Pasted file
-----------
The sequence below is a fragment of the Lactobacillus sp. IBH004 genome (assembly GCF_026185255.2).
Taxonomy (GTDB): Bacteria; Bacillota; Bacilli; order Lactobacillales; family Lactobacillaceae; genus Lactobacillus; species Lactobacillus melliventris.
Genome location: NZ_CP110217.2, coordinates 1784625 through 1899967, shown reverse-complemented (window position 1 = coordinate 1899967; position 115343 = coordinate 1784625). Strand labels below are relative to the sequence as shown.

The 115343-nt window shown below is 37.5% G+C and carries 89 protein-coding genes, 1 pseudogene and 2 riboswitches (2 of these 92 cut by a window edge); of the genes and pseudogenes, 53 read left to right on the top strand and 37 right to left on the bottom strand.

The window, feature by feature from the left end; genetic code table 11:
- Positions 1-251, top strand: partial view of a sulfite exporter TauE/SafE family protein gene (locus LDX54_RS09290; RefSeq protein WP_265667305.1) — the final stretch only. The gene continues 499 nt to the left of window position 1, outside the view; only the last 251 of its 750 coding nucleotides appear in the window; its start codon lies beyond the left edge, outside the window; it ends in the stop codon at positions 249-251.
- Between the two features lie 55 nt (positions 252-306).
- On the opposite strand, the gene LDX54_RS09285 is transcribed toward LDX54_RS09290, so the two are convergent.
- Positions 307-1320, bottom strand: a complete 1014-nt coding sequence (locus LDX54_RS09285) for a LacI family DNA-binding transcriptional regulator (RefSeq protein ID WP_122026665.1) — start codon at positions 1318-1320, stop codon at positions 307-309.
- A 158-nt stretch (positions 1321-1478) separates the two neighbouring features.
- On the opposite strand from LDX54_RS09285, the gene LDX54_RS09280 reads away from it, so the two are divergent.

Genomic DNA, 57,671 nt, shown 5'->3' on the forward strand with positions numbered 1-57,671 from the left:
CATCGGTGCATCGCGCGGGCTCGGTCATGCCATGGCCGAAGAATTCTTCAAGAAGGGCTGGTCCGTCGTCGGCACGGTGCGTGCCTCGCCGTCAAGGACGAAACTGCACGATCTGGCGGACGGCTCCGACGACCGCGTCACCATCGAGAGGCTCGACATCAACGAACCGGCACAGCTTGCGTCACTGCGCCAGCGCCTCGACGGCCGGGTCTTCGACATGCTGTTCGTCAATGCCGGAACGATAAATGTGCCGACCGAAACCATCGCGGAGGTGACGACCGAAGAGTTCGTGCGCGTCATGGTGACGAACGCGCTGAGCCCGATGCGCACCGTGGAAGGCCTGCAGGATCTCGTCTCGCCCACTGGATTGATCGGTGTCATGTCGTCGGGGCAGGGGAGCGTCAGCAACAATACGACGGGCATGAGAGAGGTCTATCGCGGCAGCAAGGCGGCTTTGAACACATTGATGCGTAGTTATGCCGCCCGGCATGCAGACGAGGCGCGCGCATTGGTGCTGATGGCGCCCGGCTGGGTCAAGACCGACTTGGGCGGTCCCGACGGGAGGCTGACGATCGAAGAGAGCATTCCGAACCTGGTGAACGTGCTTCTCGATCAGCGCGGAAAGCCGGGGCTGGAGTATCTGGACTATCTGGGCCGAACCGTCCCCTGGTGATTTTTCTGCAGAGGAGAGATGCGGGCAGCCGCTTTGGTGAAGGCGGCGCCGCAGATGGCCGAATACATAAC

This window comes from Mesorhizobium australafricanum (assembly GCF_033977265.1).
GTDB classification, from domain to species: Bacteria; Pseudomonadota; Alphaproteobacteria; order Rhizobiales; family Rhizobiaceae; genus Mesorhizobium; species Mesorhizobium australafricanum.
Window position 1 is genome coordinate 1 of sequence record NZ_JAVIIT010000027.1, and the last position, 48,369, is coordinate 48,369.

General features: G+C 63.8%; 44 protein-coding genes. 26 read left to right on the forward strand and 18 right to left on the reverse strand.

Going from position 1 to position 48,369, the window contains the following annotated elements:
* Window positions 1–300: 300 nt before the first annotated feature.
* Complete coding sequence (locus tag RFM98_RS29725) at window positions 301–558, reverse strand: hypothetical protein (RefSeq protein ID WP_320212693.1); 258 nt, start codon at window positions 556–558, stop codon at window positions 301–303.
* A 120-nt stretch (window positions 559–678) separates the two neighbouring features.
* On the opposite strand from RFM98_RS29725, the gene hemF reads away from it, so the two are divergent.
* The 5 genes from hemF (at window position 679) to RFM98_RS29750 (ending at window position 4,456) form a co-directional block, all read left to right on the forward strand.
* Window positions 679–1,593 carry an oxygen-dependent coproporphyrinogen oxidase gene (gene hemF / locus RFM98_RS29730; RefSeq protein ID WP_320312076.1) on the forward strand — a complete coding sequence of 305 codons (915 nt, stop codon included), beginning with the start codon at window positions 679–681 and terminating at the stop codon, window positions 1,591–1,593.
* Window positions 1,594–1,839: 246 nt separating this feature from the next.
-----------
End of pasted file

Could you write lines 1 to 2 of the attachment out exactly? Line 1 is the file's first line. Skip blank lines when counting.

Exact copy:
The sequence below is a fragment of the Lactobacillus sp. IBH004 genome (assembly GCF_026185255.2).
Taxonomy (GTDB): Bacteria; Bacillota; Bacilli; order Lactobacillales; family Lactobacillaceae; genus Lactobacillus; species Lactobacillus melliventris.